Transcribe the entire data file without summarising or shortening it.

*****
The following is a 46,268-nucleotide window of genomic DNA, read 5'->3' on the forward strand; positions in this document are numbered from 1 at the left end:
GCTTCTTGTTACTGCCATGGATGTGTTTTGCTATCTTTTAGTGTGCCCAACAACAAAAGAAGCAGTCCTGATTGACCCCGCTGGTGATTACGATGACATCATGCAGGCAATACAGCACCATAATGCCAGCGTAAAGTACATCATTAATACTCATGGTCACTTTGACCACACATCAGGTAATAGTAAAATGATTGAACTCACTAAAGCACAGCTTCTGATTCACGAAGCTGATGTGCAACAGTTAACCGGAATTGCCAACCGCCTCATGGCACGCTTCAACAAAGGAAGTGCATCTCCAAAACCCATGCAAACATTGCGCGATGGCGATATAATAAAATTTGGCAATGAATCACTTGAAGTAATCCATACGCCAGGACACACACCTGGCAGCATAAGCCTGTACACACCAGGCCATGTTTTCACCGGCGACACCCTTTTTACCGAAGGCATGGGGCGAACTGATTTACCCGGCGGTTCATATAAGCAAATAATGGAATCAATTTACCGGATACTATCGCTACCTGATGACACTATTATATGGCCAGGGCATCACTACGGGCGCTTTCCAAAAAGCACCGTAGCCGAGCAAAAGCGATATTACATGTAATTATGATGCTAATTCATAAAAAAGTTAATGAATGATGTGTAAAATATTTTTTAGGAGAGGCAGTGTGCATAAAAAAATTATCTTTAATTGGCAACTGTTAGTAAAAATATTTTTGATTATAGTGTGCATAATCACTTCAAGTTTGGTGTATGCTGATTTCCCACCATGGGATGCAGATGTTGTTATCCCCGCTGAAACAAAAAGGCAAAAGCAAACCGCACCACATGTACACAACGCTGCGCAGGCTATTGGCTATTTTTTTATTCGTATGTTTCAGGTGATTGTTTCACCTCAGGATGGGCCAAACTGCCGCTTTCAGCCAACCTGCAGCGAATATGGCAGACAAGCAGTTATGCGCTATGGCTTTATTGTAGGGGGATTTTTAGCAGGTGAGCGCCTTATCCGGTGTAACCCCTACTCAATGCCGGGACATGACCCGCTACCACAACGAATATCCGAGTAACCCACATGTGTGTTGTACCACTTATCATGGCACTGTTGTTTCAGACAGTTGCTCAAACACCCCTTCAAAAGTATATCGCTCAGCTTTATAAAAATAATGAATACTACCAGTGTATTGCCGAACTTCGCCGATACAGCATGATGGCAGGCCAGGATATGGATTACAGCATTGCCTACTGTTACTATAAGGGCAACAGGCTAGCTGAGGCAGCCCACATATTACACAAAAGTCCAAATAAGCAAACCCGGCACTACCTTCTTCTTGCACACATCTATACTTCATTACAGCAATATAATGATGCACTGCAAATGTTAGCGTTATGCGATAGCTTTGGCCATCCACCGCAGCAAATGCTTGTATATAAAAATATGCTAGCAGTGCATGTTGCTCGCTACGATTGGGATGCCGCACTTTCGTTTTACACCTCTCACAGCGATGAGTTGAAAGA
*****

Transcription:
The following is a 46,268-nucleotide window of genomic DNA, read 5'->3' on the forward strand; positions in this document are numbered from 1 at the left end:
GCTTCTTGTTACTGCCATGGATGTGTTTTGCTATCTTTTAGTGTGCCCAACAACAAAAGAAGCAGTCCTGATTGACCCCGCTGGTGATTACGATGACATCATGCAGGCAATACAGCACCATAATGCCAGCGTAAAGTACATCATTAATACTCATGGTCACTTTGACCACACATCAGGTAATAGTAAAATGATTGAACTCACTAAAGCACAGCTTCTGATTCACGAAGCTGATGTGCAACAGTTAACCGGAATTGCCAACCGCCTCATGGCACGCTTCAACAAAGGAAGTGCATCTCCAAAACCCATGCAAACATTGCGCGATGGCGATATAATAAAATTTGGCAATGAATCACTTGAAGTAATCCATACGCCAGGACACACACCTGGCAGCATAAGCCTGTACACACCAGGCCATGTTTTCACCGGCGACACCCTTTTTACCGAAGGCATGGGGCGAACTGATTTACCCGGCGGTTCATATAAGCAAATAATGGAATCAATTTACCGGATACTATCGCTACCTGATGACACTATTATATGGCCAGGGCATCACTACGGGCGCTTTCCAAAAAGCACCGTAGCCGAGCAAAAGCGATATTACATGTAATTATGATGCTAATTCATAAAAAAGTTAATGAATGATGTGTAAAATATTTTTTAGGAGAGGCAGTGTGCATAAAAAAATTATCTTTAATTGGCAACTGTTAGTAAAAATATTTTTGATTATAGTGTGCATAATCACTTCAAGTTTGGTGTATGCTGATTTCCCACCATGGGATGCAGATGTTGTTATCCCCGCTGAAACAAAAAGGCAAAAGCAAACCGCACCACATGTACACAACGCTGCGCAGGCTATTGGCTATTTTTTTATTCGTATGTTTCAGGTGATTGTTTCACCTCAGGATGGGCCAAACTGCCGCTTTCAGCCAACCTGCAGCGAATATGGCAGACAAGCAGTTATGCGCTATGGCTTTATTGTAGGGGGATTTTTAGCAGGTGAGCGCCTTATCCGGTGTAACCCCTACTCAATGCCGGGACATGACCCGCTACCACAACGAATATCCGAGTAACCCACATGTGTGTTGTACCACTTATCATGGCACTGTTGTTTCAGACAGTTGCTCAAACACCCCTTCAAAAGTATATCGCTCAGCTTTATAAAAATAATGAATACTACCAGTGTATTGCCGAACTTCGCCGATACAGCATGATGGCAGGCCAGGATATGGATTACAGCATTGCCTACTGTTACTATAAGGGCAACAGGCTAGCTGAGGCAGCCCACATATTACACAAAAGTCCAAATAAGCAAACCCGGCACTACCTTCTTCTTGCACACATCTATACTTCATTACAGCAATATAATGATGCACTGCAAATGTTAGCGTTATGCGATAGCTTTGGCCATCCACCGCAGCAAATGCTTGTATATAAAAATATGCTAGCAGTGCATGTTGCTCGCTACGATTGGGATGCCGCACTTTCGTTTTACACCTCTCACAGCGATGAGTTGAAAGA